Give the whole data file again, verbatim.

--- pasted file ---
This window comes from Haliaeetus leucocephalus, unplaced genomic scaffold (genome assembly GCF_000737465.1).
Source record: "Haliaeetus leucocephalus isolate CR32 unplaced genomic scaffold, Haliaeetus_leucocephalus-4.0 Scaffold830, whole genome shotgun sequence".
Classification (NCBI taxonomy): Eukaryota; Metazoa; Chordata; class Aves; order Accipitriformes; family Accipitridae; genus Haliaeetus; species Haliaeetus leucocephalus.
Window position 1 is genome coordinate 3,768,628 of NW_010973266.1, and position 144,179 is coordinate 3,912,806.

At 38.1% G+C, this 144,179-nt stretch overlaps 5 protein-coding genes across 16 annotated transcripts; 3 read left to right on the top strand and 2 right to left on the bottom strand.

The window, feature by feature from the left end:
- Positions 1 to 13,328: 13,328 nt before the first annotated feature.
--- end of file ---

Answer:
This window comes from Haliaeetus leucocephalus, unplaced genomic scaffold (genome assembly GCF_000737465.1).
Source record: "Haliaeetus leucocephalus isolate CR32 unplaced genomic scaffold, Haliaeetus_leucocephalus-4.0 Scaffold830, whole genome shotgun sequence".
Classification (NCBI taxonomy): Eukaryota; Metazoa; Chordata; class Aves; order Accipitriformes; family Accipitridae; genus Haliaeetus; species Haliaeetus leucocephalus.
Window position 1 is genome coordinate 3,768,628 of NW_010973266.1, and position 144,179 is coordinate 3,912,806.

At 38.1% G+C, this 144,179-nt stretch overlaps 5 protein-coding genes across 16 annotated transcripts; 3 read left to right on the top strand and 2 right to left on the bottom strand.

The window, feature by feature from the left end:
- Positions 1 to 13,328: 13,328 nt before the first annotated feature.